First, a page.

Under the Dragon's Tail by Maureen Jennings
A Detective Murdoch Mystery #2
❤ Official Synopsis ❤
Desperate women, rich and poor, come to her in need of help - and discretion. Dolly Merishaw is a midwife and an abortionist in Victorian Toronto, but although she keeps quiet about her clients' condition, her contempt and greed leaves them resentful and angry. So it comes as no surprise when this malicious woman is murdered. What is a shock, though, is that a week later a young boy is found dead in Dolly's squalid kitchen. Now, Detective Murdoch isn't sure if he's hunting one murderer - or two.
❤ My Thoughts ❤
My complaints of language and sexual innuendo of the first novel, Except the Dying, are still prevalent in the 2nd book in the Murdoch Mysteries.
However, I feel the plot was tighter, the characterization better, and I experienced a definite softening in my opinion of this very different Murdoch than the television version I'm accustomed to watching.
In fact, there is much to like about Detective William Murdoch. He's not fragile or naive, but he does his best to live life as uprightly as he can manage. He's undergoing sexual temptations right now, but instead of seeking out the wrong kind of female companionship, he's joined a dance class. It allows him to be near attractive, virtuous young women in the hopes that he may develop a relationship. He's all about constancy (or he wouldn't be mourning his deceased fiance this long) and so he's not going to indulge in a casual fling even when he's suffering serious sexual repression. Watch him go against character and succumb to temptation in the 3rd novel.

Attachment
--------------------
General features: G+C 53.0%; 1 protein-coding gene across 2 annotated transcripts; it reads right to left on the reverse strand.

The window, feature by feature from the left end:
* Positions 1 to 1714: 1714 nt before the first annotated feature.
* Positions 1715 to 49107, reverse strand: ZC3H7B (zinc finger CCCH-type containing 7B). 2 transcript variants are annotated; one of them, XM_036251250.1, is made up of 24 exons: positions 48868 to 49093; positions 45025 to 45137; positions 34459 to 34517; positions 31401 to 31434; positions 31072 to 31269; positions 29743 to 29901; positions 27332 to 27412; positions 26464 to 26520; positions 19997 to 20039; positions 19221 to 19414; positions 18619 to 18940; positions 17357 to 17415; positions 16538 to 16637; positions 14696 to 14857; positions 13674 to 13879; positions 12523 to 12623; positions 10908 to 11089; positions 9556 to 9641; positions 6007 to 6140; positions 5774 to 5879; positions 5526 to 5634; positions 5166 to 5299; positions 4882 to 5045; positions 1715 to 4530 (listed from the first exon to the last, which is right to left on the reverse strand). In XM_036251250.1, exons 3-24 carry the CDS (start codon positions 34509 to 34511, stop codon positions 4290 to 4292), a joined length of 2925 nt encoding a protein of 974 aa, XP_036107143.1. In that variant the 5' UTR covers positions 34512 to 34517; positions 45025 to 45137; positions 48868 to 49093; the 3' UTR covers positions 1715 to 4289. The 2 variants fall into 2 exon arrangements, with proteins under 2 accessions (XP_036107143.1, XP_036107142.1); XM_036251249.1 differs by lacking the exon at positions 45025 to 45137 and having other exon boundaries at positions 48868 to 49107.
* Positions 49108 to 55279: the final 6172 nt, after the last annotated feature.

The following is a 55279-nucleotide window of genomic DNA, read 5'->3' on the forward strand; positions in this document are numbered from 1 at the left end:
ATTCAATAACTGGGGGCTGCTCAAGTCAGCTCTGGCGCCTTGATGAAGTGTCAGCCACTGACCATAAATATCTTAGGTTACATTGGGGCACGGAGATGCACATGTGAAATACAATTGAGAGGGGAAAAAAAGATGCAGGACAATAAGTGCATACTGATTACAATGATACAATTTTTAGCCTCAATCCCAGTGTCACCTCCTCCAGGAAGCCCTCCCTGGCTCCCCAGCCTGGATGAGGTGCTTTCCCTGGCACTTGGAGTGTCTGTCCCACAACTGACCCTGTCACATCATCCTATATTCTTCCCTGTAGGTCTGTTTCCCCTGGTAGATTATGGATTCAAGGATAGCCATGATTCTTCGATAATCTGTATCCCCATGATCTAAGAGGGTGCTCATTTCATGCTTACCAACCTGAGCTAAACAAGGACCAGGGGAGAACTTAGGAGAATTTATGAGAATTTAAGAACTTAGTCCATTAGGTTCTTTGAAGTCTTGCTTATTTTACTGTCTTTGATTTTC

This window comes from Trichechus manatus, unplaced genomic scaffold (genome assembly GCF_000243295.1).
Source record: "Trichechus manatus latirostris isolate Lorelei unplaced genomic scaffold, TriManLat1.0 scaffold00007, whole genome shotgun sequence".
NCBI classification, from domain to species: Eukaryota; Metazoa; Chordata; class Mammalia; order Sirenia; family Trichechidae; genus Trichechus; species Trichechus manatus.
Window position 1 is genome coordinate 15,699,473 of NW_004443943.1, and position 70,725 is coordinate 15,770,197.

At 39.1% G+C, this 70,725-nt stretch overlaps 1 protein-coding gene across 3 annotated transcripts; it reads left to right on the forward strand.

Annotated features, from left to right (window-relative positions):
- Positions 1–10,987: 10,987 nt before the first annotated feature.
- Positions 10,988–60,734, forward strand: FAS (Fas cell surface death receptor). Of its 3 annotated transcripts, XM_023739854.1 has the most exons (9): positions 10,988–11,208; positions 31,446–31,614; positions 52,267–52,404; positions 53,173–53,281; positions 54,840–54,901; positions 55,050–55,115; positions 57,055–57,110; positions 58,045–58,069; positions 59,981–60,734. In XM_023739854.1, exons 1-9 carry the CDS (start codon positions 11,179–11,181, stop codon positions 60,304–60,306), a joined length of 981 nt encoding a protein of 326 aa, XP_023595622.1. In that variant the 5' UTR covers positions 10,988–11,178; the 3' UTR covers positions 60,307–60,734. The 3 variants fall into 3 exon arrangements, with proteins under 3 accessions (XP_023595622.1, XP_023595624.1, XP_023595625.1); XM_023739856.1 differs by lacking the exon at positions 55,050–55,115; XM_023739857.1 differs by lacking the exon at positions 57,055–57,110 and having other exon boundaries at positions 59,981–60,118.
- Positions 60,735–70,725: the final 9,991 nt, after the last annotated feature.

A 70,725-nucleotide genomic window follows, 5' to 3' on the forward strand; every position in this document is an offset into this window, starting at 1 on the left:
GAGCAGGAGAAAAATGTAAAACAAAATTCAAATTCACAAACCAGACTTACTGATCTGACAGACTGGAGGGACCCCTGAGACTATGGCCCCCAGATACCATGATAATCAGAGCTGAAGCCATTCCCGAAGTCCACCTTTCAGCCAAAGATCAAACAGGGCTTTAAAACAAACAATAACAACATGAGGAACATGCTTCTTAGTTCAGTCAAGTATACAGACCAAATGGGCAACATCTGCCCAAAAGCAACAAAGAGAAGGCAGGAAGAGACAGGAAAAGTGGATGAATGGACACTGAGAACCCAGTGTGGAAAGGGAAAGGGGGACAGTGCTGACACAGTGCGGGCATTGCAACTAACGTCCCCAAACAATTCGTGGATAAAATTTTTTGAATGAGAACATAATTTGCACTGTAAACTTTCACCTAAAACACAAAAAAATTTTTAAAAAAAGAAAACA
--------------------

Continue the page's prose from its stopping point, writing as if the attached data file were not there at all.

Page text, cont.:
The mystery itself intrigued me, mostly because I suspect a great deal of readers might take offense at the "preposterous" notion that a midwife/abortionist might attempt to take advantage of any wealthy women who required her services. Imagine!? Murdoch comes up against so many tight-lipped liars in Under the Dragon's Tail that I'm impressed his head didn't spin. Was the killer this woman or that one? Was the killer the midwife's own poor, abused daughter, Lily? What of the little boys living under her roof, how are they involved? And what of the man whose chapters are so fleeting but tie into the story later in an AHAH moment of great clarity.
This is a complex story with many facets to it. Things I'd almost forgotten because they were mentioned only once suddenly became relevant at the end of the book, and I loved those moments when I suddenly understood who was who and what was what and where everyone stood.
Despite the language and promiscuity and sexual slang, I'm not scared off from the series yet. I read this one in about 24 hours simply because I could not put it down. And I've already got book 3 ready and raring to go. I've heard it's better than its predecessors so we'll see if it lives up to the praise!